In older literature (into the 20th century, especially in analysis), functions were often considered to be multi-valued by default, requiring one to specify a singe-valued function otherwise. As set-theoretic formalisation spread, this intuition became difficult to maintain, and the modern concept of function must be single-valued. If you want multi-valued functions, then you can get them in terms of single-valued functions as below.
We will call and the source and target of as usual; then we call the domain of and the projection of the domain onto the source. By abuse of notation, the multi-valued function is conflated with the (single-valued) function .
Often one can assume that the induced function is an injection; in that case, a multi-valued function is the same as an entire relation. On the other hand, if you're considering all of the multi-valued functions for a given , then this restriction is not really appropriate.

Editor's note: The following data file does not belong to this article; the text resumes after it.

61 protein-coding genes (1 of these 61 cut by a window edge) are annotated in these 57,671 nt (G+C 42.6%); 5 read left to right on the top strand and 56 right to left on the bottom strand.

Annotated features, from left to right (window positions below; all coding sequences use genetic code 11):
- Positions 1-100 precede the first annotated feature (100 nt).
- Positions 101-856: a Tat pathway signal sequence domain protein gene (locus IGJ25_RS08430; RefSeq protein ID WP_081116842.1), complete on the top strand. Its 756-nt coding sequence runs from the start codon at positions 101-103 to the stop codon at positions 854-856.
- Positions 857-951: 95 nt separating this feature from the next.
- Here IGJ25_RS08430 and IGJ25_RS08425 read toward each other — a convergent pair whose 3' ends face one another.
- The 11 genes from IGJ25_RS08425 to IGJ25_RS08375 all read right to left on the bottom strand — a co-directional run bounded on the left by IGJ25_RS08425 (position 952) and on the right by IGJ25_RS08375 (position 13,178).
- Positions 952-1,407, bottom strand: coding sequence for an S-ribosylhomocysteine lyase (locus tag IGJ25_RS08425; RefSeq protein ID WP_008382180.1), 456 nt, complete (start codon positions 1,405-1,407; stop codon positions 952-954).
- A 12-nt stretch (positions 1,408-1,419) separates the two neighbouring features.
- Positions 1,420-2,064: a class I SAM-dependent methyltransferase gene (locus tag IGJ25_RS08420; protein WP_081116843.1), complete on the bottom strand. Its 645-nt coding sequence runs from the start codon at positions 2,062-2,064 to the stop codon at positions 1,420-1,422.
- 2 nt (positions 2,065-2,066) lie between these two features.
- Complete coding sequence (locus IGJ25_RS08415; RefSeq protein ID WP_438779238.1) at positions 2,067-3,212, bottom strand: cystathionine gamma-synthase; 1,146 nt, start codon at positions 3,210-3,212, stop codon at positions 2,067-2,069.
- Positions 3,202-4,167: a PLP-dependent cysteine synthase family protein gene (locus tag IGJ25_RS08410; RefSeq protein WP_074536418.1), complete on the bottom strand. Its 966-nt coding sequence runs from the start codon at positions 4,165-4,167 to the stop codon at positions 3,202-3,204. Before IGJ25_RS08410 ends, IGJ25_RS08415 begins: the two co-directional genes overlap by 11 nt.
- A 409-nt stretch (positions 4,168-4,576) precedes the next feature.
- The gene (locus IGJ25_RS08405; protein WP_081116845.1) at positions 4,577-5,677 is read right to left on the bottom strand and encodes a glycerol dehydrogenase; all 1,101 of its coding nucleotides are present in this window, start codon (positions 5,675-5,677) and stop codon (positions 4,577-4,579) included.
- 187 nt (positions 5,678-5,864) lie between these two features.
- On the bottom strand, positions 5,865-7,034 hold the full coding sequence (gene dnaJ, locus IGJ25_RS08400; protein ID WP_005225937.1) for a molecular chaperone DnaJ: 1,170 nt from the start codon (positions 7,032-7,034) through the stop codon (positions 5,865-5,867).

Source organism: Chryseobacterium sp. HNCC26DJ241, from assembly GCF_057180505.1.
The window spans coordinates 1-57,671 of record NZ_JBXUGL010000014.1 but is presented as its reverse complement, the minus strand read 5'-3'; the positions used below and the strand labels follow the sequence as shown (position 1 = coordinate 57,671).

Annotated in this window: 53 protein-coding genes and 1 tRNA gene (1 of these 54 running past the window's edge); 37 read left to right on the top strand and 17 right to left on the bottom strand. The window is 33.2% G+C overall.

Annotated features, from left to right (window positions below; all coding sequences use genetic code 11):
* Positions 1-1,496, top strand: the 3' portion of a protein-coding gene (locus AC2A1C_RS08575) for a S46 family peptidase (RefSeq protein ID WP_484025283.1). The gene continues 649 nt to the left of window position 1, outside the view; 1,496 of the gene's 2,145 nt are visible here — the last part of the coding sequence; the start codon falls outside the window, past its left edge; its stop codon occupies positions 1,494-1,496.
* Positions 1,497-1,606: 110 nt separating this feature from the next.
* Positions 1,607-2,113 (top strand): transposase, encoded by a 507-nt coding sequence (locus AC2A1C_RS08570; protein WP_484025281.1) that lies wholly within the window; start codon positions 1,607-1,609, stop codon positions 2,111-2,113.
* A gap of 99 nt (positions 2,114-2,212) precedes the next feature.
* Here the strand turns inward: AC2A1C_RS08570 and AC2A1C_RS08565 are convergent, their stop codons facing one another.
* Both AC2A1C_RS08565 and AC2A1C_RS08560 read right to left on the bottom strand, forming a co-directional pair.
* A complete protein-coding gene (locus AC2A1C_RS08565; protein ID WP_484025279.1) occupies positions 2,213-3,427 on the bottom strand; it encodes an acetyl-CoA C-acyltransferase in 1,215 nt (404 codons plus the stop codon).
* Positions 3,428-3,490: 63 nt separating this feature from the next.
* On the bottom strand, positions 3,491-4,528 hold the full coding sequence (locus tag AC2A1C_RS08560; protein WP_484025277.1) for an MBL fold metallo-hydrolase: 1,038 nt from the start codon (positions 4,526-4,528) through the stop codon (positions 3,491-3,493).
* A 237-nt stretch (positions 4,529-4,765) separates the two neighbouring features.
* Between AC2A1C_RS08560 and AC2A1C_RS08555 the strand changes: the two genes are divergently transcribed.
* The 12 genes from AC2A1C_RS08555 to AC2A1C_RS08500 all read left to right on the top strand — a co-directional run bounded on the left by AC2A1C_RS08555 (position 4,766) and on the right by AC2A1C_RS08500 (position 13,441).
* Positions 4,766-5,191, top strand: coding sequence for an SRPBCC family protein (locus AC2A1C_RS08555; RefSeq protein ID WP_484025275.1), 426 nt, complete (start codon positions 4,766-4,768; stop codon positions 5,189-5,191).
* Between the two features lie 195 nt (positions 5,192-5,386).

We consider two multi-valued functions (with the same given source and target) to be equal if there is a bijection between their domains that makes the obvious diagrams commute.
In 19th-century analysis, one considered the square-root function, the logarithm, and so forth to be multi-valued functions of complex numbers. We now understand this in terms of Riemann surfaces; the domain above is a Riemann surface. (Notice that the logarithm is actually a multi-valued partial function from to , although it is a multi-valued total function on .)